Good Cop, Better Cop: Evaluation of a Geriatrics Training Program for Police

J Am Geriatr Soc. 2017 Aug;65(8):1842-1847. doi: 10.1111/jgs.14899. Epub 2017 Apr 24.


Objectives: To develop, implement, and evaluate a training program in aging-related health for police officers.

Design: Cross-sectional.

Setting: Crisis intervention training program for police officers in San Francisco.

Participants: Police officers attending one of five 2-hour trainings (N = 143).

Intervention: A lecture on aging-related health conditions pertinent to police work followed by three experiential trainings on how it feels to be "old."

Measurements: Participants evaluated the quality of the training and the likelihood that they would apply new knowledge to their work and rated their knowledge using a retrospective pre-post evaluation. In open-ended responses, participants reported work-related changes they anticipated making in response to the training.

Results: All 143 participants completed the evaluation. Eighty-four percent reported interacting with older adults at least monthly; 45% reported daily interactions. Participants rated the training quality at 4.6/5 and the likelihood they would apply new knowledge to their work at 4.4/5. Retrospective pre-post knowledge scores increased for all domains, including how to identify aging-related health conditions that can affect safety during police interactions (2.9/5 to 4.2/5; P < .001). In open-ended responses, participants anticipated having more empathy for and awareness of aging-related conditions and greater ability to provide older adults with appropriate community referrals.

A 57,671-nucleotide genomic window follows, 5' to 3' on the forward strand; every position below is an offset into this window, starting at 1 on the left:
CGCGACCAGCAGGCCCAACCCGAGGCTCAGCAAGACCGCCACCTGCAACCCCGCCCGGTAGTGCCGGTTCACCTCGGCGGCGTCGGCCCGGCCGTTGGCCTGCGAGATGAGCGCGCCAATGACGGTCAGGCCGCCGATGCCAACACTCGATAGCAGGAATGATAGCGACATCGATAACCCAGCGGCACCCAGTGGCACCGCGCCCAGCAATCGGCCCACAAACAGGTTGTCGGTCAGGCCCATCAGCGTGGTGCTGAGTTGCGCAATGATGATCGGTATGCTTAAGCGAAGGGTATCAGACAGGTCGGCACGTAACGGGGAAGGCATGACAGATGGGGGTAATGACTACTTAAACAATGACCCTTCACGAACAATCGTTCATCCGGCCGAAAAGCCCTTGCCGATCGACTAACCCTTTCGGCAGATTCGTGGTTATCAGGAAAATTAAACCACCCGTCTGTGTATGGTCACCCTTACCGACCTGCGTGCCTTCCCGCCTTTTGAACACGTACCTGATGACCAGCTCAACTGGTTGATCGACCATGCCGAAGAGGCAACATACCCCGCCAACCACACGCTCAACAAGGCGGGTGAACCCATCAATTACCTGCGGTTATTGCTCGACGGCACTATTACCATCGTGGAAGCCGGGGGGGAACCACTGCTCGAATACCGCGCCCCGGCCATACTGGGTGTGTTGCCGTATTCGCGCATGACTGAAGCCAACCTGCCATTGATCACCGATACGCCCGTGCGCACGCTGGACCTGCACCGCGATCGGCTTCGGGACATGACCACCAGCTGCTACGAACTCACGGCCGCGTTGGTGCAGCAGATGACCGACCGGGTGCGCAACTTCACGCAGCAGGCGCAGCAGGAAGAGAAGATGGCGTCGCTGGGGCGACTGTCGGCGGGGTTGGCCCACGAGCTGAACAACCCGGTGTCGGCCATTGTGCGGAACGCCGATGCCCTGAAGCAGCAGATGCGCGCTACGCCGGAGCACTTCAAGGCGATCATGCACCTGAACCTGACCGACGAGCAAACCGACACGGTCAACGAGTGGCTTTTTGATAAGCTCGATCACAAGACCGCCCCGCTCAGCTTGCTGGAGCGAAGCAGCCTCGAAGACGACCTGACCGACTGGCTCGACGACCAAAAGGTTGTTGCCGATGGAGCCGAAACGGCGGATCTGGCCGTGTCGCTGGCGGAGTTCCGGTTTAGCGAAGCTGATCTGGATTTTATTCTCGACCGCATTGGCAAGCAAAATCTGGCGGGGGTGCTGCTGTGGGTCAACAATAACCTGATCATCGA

Conclusion: A brief training in aging-related health significantly increased police officers' self-reported knowledge and skills. Clinicians have an important opportunity to help enhance safe and effective community policing for older adults.

Keywords: aged; evaluation; police; training.

Publication types

  • Evaluation Study

MeSH terms

  • Adult
  • Crisis Intervention / education
  • Crisis Intervention / methods*
  • Cross-Sectional Studies
  • Empathy
  • Female
  • Geriatrics / education*
  • Health Knowledge, Attitudes, Practice
  • Humans
  • Inservice Training / methods*
  • Male
  • Police / education*
  • Program Evaluation
  • Safety